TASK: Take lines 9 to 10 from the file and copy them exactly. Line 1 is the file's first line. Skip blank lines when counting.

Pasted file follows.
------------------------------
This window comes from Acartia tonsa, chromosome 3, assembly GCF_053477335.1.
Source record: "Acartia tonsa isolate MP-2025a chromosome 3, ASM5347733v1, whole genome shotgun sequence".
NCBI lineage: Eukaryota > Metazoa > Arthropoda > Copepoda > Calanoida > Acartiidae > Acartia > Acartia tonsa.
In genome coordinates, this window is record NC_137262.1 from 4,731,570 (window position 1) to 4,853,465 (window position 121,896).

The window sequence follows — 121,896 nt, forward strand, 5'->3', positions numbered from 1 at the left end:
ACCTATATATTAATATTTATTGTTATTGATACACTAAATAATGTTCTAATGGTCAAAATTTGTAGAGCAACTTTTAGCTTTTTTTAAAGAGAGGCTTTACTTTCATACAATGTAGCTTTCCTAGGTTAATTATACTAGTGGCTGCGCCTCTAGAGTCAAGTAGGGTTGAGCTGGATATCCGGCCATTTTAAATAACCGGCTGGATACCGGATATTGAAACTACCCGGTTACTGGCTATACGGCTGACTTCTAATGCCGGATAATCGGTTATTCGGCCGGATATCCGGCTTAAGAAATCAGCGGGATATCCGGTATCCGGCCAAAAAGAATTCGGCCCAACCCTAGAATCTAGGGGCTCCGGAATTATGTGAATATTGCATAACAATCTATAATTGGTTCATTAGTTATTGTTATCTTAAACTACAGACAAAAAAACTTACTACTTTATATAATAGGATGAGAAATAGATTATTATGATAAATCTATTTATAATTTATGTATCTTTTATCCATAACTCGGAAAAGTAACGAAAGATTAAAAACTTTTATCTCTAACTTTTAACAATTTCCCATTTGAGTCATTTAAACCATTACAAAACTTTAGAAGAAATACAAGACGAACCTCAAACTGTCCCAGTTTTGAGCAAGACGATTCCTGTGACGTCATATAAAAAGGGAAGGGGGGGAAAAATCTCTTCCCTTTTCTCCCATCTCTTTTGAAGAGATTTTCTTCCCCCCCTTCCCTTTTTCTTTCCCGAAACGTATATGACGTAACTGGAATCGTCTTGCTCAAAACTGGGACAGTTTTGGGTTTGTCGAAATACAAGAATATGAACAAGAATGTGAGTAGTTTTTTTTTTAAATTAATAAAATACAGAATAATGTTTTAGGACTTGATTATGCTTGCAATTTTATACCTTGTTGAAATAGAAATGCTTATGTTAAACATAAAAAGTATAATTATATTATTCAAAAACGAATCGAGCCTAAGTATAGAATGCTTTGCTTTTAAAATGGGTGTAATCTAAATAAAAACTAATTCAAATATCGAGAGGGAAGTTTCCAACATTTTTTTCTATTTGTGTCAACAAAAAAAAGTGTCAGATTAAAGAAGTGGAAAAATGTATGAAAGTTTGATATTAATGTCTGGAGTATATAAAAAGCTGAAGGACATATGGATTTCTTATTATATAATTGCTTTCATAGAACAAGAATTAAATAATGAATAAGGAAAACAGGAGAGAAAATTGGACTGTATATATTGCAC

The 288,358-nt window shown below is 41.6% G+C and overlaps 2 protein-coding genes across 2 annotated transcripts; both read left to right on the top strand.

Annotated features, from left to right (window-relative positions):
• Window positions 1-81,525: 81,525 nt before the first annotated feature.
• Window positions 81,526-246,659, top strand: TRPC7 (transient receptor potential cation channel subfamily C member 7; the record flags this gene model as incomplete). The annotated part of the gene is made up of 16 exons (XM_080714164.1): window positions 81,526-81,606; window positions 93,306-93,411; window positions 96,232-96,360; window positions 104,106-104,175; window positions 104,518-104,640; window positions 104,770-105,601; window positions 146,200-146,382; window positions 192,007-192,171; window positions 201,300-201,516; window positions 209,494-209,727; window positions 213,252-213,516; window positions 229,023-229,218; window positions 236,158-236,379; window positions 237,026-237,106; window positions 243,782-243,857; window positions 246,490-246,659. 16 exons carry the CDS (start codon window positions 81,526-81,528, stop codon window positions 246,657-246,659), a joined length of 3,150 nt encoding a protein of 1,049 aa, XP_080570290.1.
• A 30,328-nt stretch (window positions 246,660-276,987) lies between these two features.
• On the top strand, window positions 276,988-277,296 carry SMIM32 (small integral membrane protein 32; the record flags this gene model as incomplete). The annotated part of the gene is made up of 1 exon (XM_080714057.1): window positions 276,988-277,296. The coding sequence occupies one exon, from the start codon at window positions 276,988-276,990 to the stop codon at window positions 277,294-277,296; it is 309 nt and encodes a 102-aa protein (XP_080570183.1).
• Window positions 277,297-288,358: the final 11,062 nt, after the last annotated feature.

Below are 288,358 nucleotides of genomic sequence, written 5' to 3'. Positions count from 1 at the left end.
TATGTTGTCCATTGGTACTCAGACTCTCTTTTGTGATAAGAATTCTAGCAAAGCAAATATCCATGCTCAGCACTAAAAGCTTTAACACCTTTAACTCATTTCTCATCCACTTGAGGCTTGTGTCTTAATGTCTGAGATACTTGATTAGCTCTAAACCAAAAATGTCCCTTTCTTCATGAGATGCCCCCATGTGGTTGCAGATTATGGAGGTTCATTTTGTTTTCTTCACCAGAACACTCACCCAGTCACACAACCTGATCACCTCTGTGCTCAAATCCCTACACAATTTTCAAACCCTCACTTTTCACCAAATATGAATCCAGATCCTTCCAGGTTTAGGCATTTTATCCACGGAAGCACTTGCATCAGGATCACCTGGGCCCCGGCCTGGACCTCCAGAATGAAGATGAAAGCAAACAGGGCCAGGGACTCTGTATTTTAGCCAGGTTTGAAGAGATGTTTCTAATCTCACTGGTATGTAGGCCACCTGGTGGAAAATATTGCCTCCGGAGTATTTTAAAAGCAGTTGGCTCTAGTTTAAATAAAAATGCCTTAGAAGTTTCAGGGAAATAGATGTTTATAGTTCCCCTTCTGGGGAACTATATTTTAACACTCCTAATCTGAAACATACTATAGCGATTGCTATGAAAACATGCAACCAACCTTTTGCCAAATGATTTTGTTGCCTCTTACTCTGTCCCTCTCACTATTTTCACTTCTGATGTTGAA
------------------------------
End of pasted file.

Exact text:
• Window positions 1-81,525: 81,525 nt before the first annotated feature.
• Window positions 81,526-246,659, top strand: TRPC7 (transient receptor potential cation channel subfamily C member 7; the record flags this gene model as incomplete). The annotated part of the gene is made up of 16 exons (XM_080714164.1): window positions 81,526-81,606; window positions 93,306-93,411; window positions 96,232-96,360; window positions 104,106-104,175; window positions 104,518-104,640; window positions 104,770-105,601; window positions 146,200-146,382; window positions 192,007-192,171; window positions 201,300-201,516; window positions 209,494-209,727; window positions 213,252-213,516; window positions 229,023-229,218; window positions 236,158-236,379; window positions 237,026-237,106; window positions 243,782-243,857; window positions 246,490-246,659. 16 exons carry the CDS (start codon window positions 81,526-81,528, stop codon window positions 246,657-246,659), a joined length of 3,150 nt encoding a protein of 1,049 aa, XP_080570290.1.